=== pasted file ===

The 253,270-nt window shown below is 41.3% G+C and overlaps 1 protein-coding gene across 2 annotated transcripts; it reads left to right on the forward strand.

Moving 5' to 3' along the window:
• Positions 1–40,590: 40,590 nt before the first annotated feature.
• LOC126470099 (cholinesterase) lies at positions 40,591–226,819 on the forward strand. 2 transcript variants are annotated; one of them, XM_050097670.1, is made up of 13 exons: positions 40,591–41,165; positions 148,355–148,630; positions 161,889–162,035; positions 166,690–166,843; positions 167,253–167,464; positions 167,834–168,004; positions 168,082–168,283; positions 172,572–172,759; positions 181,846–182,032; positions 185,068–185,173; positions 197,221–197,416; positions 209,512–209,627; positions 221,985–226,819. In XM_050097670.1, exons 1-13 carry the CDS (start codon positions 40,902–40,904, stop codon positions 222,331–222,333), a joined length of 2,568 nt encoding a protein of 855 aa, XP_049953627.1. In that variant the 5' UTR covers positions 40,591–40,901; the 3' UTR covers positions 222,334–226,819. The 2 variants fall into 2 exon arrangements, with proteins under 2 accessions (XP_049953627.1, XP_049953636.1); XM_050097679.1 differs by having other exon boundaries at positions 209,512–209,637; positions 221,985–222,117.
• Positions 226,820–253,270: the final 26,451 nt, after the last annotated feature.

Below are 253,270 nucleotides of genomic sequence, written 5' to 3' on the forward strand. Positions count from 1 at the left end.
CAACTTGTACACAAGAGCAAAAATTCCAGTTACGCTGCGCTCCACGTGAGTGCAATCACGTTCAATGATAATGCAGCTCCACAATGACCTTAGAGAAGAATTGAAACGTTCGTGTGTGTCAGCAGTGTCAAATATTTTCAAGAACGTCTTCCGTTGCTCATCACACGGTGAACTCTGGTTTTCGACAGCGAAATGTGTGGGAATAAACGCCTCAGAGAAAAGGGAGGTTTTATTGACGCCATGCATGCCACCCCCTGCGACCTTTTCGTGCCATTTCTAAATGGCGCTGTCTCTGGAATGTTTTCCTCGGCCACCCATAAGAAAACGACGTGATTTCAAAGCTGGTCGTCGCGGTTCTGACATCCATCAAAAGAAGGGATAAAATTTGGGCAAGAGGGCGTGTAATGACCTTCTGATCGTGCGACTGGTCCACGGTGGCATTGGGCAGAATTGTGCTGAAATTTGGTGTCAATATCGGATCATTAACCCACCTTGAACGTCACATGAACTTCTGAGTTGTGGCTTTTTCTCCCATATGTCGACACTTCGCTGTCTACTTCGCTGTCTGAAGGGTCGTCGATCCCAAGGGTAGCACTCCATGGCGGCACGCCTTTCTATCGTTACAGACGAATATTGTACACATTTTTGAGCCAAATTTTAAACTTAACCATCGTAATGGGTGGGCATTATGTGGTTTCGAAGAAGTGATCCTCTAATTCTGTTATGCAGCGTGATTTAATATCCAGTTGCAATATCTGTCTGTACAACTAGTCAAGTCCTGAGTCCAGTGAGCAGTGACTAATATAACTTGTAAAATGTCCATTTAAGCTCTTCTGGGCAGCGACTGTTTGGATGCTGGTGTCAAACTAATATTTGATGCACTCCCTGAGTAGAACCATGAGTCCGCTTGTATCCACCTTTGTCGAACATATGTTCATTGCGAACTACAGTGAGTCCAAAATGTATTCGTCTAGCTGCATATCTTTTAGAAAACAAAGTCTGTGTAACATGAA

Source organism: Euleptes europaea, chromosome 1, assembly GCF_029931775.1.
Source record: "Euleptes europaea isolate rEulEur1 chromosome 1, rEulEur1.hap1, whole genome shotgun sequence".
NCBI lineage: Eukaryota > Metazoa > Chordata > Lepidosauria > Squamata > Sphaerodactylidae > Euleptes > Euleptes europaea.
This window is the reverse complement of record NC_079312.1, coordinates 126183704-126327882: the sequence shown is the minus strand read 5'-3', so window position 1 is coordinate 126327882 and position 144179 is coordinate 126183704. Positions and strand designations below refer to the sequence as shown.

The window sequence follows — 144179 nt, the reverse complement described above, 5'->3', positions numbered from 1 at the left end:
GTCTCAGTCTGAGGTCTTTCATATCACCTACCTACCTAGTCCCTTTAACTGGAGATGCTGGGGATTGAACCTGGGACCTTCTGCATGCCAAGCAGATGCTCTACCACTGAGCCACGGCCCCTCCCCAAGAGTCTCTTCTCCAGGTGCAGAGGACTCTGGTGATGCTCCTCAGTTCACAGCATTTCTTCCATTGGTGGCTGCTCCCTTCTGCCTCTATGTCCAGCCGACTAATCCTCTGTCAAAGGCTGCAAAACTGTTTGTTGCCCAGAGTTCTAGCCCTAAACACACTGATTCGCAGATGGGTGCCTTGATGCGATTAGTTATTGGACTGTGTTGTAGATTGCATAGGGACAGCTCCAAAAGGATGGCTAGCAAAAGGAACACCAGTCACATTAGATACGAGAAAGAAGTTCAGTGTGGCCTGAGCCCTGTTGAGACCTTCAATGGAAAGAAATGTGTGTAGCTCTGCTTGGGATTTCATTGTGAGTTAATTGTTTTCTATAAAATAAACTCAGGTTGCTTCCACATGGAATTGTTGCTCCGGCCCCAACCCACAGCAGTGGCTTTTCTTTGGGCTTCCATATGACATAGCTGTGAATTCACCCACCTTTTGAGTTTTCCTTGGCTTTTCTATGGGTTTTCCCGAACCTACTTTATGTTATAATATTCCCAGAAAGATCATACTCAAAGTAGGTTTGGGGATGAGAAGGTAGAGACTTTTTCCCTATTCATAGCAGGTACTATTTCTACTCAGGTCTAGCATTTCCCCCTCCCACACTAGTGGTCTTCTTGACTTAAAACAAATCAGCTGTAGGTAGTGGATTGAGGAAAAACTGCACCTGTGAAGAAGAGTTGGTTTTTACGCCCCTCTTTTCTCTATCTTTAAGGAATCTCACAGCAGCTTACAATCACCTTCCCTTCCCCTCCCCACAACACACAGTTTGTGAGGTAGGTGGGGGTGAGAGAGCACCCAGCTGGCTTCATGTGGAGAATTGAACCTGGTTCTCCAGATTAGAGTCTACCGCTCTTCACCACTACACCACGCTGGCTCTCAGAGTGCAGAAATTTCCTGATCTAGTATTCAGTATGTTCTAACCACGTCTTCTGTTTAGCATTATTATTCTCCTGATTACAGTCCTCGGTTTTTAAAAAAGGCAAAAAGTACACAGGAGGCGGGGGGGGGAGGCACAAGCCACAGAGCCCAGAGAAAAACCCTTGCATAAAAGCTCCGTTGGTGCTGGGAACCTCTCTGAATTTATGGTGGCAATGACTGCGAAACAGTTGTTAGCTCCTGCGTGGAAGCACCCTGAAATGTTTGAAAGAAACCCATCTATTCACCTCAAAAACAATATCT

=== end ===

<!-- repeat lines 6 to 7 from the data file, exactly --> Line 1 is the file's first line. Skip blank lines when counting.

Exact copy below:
Below are 253,270 nucleotides of genomic sequence, written 5' to 3' on the forward strand. Positions count from 1 at the left end.
CAACTTGTACACAAGAGCAAAAATTCCAGTTACGCTGCGCTCCACGTGAGTGCAATCACGTTCAATGATAATGCAGCTCCACAATGACCTTAGAGAAGAATTGAAACGTTCGTGTGTGTCAGCAGTGTCAAATATTTTCAAGAACGTCTTCCGTTGCTCATCACACGGTGAACTCTGGTTTTCGACAGCGAAATGTGTGGGAATAAACGCCTCAGAGAAAAGGGAGGTTTTATTGACGCCATGCATGCCACCCCCTGCGACCTTTTCGTGCCATTTCTAAATGGCGCTGTCTCTGGAATGTTTTCCTCGGCCACCCATAAGAAAACGACGTGATTTCAAAGCTGGTCGTCGCGGTTCTGACATCCATCAAAAGAAGGGATAAAATTTGGGCAAGAGGGCGTGTAATGACCTTCTGATCGTGCGACTGGTCCACGGTGGCATTGGGCAGAATTGTGCTGAAATTTGGTGTCAATATCGGATCATTAACCCACCTTGAACGTCACATGAACTTCTGAGTTGTGGCTTTTTCTCCCATATGTCGACACTTCGCTGTCTACTTCGCTGTCTGAAGGGTCGTCGATCCCAAGGGTAGCACTCCATGGCGGCACGCCTTTCTATCGTTACAGACGAATATTGTACACATTTTTGAGCCAAATTTTAAACTTAACCATCGTAATGGGTGGGCATTATGTGGTTTCGAAGAAGTGATCCTCTAATTCTGTTATGCAGCGTGATTTAATATCCAGTTGCAATATCTGTCTGTACAACTAGTCAAGTCCTGAGTCCAGTGAGCAGTGACTAATATAACTTGTAAAATGTCCATTTAAGCTCTTCTGGGCAGCGACTGTTTGGATGCTGGTGTCAAACTAATATTTGATGCACTCCCTGAGTAGAACCATGAGTCCGCTTGTATCCACCTTTGTCGAACATATGTTCATTGCGAACTACAGTGAGTCCAAAATGTATTCGTCTAGCTGCATATCTTTTAGAAAACAAAGTCTGTGTAACATGAA